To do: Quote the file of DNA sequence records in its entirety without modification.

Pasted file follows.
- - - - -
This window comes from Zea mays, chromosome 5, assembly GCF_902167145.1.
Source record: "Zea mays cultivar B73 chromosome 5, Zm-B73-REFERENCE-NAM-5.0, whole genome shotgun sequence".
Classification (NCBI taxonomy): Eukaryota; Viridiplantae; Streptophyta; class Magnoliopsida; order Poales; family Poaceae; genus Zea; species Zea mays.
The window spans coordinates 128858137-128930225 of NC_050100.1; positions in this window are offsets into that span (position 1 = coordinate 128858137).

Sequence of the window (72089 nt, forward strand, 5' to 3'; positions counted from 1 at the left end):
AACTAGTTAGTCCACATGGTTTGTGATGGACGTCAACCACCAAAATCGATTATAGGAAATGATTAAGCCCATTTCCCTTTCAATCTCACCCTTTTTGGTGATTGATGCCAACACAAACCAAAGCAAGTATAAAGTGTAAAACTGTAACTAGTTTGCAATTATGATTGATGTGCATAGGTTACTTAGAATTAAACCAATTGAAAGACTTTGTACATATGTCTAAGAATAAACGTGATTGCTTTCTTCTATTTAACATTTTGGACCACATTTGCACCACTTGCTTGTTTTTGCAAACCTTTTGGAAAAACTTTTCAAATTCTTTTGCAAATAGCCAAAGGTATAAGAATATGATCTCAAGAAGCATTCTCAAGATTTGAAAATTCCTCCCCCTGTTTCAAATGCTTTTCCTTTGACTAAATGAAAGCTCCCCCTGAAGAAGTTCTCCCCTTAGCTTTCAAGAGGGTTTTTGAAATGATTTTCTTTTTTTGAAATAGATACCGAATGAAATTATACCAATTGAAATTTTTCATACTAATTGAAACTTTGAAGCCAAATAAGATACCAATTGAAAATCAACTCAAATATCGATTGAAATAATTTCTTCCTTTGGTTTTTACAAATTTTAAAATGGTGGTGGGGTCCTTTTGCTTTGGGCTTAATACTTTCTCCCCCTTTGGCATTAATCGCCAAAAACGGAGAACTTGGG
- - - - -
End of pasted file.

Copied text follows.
This window comes from Zea mays, chromosome 5, assembly GCF_902167145.1.
Source record: "Zea mays cultivar B73 chromosome 5, Zm-B73-REFERENCE-NAM-5.0, whole genome shotgun sequence".
Classification (NCBI taxonomy): Eukaryota; Viridiplantae; Streptophyta; class Magnoliopsida; order Poales; family Poaceae; genus Zea; species Zea mays.
The window spans coordinates 128858137-128930225 of NC_050100.1; positions in this window are offsets into that span (position 1 = coordinate 128858137).

Sequence of the window (72089 nt, forward strand, 5' to 3'; positions counted from 1 at the left end):
AACTAGTTAGTCCACATGGTTTGTGATGGACGTCAACCACCAAAATCGATTATAGGAAATGATTAAGCCCATTTCCCTTTCAATCTCACCCTTTTTGGTGATTGATGCCAACACAAACCAAAGCAAGTATAAAGTGTAAAACTGTAACTAGTTTGCAATTATGATTGATGTGCATAGGTTACTTAGAATTAAACCAATTGAAAGACTTTGTACATATGTCTAAGAATAAACGTGATTGCTTTCTTCTATTTAACATTTTGGACCACATTTGCACCACTTGCTTGTTTTTGCAAACCTTTTGGAAAAACTTTTCAAATTCTTTTGCAAATAGCCAAAGGTATAAGAATATGATCTCAAGAAGCATTCTCAAGATTTGAAAATTCCTCCCCCTGTTTCAAATGCTTTTCCTTTGACTAAATGAAAGCTCCCCCTGAAGAAGTTCTCCCCTTAGCTTTCAAGAGGGTTTTTGAAATGATTTTCTTTTTTTGAAATAGATACCGAATGAAATTATACCAATTGAAATTTTTCATACTAATTGAAACTTTGAAGCCAAATAAGATACCAATTGAAAATCAACTCAAATATCGATTGAAATAATTTCTTCCTTTGGTTTTTACAAATTTTAAAATGGTGGTGGGGTCCTTTTGCTTTGGGCTTAATACTTTCTCCCCCTTTGGCATTAATCGCCAAAAACGGAGAACTTGGG